Mozambique: U.S. Refused to Cooperate With Govt On Secret Debt, Says Attorney General

Mozambique's former finance minister Manuel Chang appears in court during an extradition hearing in Johannesburg.

Mozambique's Attorney General made formal requests to the United States starting 30 March 2017 and the last on 14 March 2018 about bank transfers relating to companies in the United Arab Emirates and other countries. There was never any reply. But the data Mozambique was asking for appeared in the indictment issued in New York. Similar requests were made to the UAE, again without reply. The claims were made in a press statement yesterday afternoon by the Attorney General's office (PGR, Procuradoria-Geral da Republica). In effect the PRG is accusing the US of refusing to cooperate and preventing Mozambique from bringing charges by not providing key informaiton, so that Manuel Chang and others cold be tried in the US rather than Mozambique.

The US Embassy in Maputo responded that it "does not comment on our bilateral communications with the Government of Mozambique." The Department of Justice in the US cannot reply due to the US government shutdown.

However Carta de Mocambique (7 Jan) points out that in March 2017 the Attorney General's office demanded bank details of one company and 17 individuals, which should have provided some of the same information. So far, there is no indication of local prosecutions.

In response to the US prosecution, the Attorney General's office revealed it is proceeding against 18 people in cases related to the $2 bn secret debt.

Although vague, the press statement hints that the Attorney General wants to try Manuel Chang in Mozambique "for crimes committed in Mozambican territory" and is appealing to the South Africa to return him to Mozambique rather than allow him to be sent to the USA.

The PRG statement (in Portuguese) is on

Chang hearing postponed to tomorrow

The extradition hearing for Finance Minister Manuel Chang was postponed until tomorrow to allow prosecutors to prepare their submissions. Prosecutor Elivera Dreyer was overwhelmed by the range of arguments of Chang's legal team and asked for an extra day to respond to the submissions. Lawyer Willie Vermeulen said the extradition had not been properly requested, and complained of what he considered Dreyer's lack of preparation. The hearing this morning was at Kempton Park Magistrates Court in Johannesburg, under magistrate Sagra Subroyen. (eNCA, Carta de Mocambique)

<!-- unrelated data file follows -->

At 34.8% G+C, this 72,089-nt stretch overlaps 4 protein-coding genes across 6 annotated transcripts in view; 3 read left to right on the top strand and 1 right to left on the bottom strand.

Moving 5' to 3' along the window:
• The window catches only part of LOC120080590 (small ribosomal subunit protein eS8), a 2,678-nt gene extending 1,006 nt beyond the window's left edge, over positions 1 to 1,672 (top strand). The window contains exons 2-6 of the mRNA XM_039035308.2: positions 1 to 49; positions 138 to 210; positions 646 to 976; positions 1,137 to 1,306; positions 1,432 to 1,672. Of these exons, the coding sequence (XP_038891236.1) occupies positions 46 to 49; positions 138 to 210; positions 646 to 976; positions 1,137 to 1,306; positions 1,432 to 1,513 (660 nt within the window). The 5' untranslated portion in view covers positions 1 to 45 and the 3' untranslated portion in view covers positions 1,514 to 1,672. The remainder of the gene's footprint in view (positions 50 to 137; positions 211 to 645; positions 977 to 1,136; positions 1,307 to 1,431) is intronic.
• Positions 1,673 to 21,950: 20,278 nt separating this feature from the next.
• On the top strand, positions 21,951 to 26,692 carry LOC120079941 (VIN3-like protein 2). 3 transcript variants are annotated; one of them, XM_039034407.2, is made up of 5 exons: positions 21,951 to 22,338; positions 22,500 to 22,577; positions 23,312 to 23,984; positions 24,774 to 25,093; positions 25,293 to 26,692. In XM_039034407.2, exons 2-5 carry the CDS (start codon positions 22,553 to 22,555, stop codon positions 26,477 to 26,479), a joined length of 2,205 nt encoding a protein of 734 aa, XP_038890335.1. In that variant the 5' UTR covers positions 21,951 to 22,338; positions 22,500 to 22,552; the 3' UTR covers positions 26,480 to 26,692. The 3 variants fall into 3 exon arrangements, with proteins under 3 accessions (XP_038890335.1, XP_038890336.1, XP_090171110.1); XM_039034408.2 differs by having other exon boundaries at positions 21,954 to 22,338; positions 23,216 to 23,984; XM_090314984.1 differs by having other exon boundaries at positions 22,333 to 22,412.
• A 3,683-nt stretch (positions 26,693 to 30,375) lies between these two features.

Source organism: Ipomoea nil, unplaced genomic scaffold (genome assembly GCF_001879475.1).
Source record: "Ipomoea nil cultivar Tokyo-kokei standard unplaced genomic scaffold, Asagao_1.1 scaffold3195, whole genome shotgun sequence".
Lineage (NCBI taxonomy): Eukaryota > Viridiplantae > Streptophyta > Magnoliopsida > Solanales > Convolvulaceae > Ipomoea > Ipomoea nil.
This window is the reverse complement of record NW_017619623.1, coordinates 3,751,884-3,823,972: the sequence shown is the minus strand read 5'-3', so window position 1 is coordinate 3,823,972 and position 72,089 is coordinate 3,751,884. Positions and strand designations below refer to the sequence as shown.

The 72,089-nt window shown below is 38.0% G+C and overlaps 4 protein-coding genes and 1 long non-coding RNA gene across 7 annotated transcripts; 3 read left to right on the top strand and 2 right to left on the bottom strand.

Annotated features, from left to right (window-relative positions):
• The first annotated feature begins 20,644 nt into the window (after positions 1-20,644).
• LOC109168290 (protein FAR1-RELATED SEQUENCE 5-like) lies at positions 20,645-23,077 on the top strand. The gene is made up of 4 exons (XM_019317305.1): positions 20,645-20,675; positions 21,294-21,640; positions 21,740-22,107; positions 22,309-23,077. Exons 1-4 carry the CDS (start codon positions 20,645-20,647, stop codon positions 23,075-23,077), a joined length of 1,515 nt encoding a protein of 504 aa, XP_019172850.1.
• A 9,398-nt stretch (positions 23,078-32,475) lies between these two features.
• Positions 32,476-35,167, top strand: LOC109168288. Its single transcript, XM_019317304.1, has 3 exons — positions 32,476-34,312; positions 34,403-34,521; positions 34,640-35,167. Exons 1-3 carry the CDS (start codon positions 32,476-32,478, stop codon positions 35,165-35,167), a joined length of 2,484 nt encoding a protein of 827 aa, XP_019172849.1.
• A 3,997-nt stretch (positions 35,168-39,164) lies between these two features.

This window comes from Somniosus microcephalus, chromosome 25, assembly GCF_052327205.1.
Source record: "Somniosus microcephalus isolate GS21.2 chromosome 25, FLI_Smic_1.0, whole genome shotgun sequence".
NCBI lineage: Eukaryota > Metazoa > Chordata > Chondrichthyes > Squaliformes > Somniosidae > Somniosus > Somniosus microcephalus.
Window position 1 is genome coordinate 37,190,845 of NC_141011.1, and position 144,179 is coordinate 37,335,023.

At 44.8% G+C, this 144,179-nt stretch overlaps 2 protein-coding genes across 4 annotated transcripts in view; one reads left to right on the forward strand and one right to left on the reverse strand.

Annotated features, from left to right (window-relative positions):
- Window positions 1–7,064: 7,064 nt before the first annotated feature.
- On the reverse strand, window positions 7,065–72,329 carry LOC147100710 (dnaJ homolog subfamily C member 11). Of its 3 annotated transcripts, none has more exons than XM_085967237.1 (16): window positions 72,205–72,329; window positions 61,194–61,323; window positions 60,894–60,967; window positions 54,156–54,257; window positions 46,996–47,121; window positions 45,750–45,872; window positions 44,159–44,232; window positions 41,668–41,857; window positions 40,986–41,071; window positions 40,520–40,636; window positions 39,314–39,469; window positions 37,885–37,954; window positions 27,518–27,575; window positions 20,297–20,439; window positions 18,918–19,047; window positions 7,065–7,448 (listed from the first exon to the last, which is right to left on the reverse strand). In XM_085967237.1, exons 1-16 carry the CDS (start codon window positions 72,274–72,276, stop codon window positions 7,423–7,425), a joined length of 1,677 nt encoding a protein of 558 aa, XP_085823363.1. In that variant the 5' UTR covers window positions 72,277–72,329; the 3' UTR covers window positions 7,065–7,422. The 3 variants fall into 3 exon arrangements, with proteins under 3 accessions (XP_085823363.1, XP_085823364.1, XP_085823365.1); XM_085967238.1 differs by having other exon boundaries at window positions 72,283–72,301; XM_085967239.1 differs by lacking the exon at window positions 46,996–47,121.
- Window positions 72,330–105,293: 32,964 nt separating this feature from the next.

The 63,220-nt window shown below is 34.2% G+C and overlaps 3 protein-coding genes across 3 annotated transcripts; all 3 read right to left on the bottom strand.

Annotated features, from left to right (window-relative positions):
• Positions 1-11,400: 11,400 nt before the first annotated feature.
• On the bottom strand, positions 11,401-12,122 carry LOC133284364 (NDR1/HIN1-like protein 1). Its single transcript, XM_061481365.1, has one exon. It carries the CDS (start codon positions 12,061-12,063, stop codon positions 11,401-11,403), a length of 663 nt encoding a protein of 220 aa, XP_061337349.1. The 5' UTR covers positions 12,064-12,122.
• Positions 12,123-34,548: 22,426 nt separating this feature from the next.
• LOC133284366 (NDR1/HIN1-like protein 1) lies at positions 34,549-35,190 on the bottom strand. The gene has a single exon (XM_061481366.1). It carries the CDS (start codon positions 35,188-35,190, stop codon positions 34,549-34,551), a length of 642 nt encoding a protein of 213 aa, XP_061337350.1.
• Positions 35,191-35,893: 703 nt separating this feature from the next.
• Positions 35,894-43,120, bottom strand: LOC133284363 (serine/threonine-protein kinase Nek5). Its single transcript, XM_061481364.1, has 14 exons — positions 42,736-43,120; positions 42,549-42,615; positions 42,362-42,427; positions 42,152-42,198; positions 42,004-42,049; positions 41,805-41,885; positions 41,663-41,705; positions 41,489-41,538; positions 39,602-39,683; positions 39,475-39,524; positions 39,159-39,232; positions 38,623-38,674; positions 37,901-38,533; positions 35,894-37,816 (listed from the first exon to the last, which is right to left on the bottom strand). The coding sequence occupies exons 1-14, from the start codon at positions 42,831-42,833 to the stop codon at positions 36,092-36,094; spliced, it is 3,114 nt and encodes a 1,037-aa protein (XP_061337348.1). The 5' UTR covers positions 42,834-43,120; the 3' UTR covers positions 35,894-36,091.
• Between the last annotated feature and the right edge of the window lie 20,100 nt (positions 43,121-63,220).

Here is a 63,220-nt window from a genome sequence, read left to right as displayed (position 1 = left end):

Mozambicans picketed outside the court demanding that Chang and others pay back the money, supporting the extradition request, and saying Guebuza and Chang have "are selling Mozambique". (O Pais online 8 Jan)

The US indictment is on

W arning: The Chang arrest has triggered a flood of fake news on social media, including a fake facebook page and a doctored version of the indictment which claims to show the redacted names of the two unidentified but charged Mozambicans. Many things are circulated on social media without identifying the original source, which should be a warning. jh

Civil society says don't pay

"The Mozambican government must immediately suspend debt restructuring of the three companies, which means suspending all agreements with international creditors holding hidden debt. The Grand Jury charges of the New York Court are serious enough that no debt repayment should be made until the case is fully clarified," declared CIP (Public Integrity Centre, Centro de Integridade Pública) in a statement issued 6 January:

CIP stresses that the US indictment shows that the main lender, Credit Suisse, "has enormous responsibilities in granting illegal loans to Mozambique." For example, the indictment shows it removed from its credit conditions the requirement that the debt be approved by the Attorney General and that the granting of debt be communicated to the IMF. This means that Credit Suisse "accepted that the Mozambican loans were secret and therefore illegal in Mozambique". Above all, these decisions were approved by top officials of one of the largest investment banks in the world.